The Best of Uncanny, Part I

The blog has been quiet lately in part because I’ve been staying home, as one does during a pandemic, and not having any notable adventures. But I have been slowly reading my way through a doorstopper of an anthology, and since I’m just past the halfway point, I thought I could share some of my favorites thus far.

The collection is The Best of Uncanny, which brings together some of the best short stories (and poems) published in Uncanny Magazine, a dream market of mine. The book came out in 2019, and the editors, Lynne M. Thomas and Michael Damian Thomas, went on tour, visiting bookstores around the country. At these events, they were joined by local authors whose stories appear in the anthology. Back in February, when I visited Honolulu, flying in and out of the Twin Cities, Isabelle alerted me to the Minneapolis event at Uncle Hugo’s Science Fiction Bookstore. Alas, it was the night before I came back from Hawai’i, so I missed it. But Isabelle had heard there might be extra signed copies available at the bookstore after the event, so I decided I’d go check the day I returned from Honolulu. The book is gorgeous, but as a nearly 700-page hardcover it was also not inexpensive, so I decided to leave it up to fate: if I could snag a signed copy, I’d buy it, but otherwise I wouldn’t.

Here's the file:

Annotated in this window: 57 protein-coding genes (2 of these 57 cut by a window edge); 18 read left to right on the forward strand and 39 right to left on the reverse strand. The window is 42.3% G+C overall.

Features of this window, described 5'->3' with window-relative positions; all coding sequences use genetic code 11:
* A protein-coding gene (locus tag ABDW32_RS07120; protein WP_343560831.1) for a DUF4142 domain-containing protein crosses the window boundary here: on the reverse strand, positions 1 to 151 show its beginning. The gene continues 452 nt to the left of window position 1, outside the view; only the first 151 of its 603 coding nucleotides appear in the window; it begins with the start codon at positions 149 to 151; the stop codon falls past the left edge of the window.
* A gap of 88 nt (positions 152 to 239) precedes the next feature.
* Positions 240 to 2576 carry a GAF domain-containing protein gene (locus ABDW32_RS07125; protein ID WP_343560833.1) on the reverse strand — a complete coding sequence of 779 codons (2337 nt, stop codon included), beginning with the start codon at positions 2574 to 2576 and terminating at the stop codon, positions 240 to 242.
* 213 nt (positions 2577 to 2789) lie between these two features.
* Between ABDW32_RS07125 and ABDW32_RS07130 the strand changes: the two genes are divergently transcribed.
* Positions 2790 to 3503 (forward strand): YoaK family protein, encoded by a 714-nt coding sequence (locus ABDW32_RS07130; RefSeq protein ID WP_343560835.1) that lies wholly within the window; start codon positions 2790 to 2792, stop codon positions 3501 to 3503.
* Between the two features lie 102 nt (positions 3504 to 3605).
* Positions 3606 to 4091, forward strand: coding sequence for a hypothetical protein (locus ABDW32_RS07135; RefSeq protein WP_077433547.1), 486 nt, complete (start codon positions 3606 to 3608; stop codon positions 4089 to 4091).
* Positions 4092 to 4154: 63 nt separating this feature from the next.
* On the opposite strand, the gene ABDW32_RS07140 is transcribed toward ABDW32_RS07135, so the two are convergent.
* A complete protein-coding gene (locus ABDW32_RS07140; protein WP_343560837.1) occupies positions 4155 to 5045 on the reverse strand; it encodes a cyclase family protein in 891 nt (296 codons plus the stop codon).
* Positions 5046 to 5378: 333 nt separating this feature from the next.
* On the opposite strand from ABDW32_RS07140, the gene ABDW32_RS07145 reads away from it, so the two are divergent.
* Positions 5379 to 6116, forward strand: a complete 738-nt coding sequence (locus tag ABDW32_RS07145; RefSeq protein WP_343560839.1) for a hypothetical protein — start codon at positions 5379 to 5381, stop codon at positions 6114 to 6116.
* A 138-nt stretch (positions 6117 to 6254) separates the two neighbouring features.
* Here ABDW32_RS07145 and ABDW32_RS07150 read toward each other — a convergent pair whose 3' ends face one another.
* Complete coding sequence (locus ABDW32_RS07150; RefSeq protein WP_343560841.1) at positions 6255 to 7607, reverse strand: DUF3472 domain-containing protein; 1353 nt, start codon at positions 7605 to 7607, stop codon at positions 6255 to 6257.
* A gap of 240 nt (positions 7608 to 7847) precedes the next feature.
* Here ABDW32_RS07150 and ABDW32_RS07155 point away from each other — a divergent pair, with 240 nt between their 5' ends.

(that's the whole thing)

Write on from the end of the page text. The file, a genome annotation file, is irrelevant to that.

I was also glad of the excuse to visit Uncle Hugo’s because although I knew of it, I’d never visited (there are far too many Twin Cities indies I’ve still never been to!). I think I knew where it was, because it’s across the street from the Midtown Global Market, but I’d never been there. So the same day I got back from balmy Hawai’i, I drove over. It was a pretty cold afternoon, with occasional snowflakes swirling in the air. I think a bell rang when I entered the shop? I was immediately delighted; I mean, the bookstore looked like this:

It reminded me a bit of Raven Used Books in Northampton. Except Uncle Hugo’s specializes in SFF; in fact, it was the oldest independent science fiction and fantasy bookstore in the country. I poked around for a bit (and saw my first physical copies of The Magazine of Fantasy & Science Fiction, another dream market), and then I saw it on a book cart: a single copy of The Best of Uncanny protected by a plastic sheath. I checked the title page: the book was signed by the editors and Twin Cities short SFF author Merc Fenn Wolfmoor. I was so pleased, and I left Uncle Hugo’s the proud owner of that copy.

I returned to Grinnell and left the book there when I went to France (it’s hefty, and I was already taking two thick books on the plane). Of course, I ended up staying in France for months, so The Best of Uncanny languished in my lonely Iowa apartment. Then, in May, while I was still abroad, Uncle Hugo’s burned down in the aftermath of the killing of George Floyd. I was stunned. I’d hoped to go back, to show it to Isabelle someday. Little had I known in February that my first visit would also be my last. At least for the foreseeable future: if you’d like to donate to help the owner recover and rebuild, you can do so here.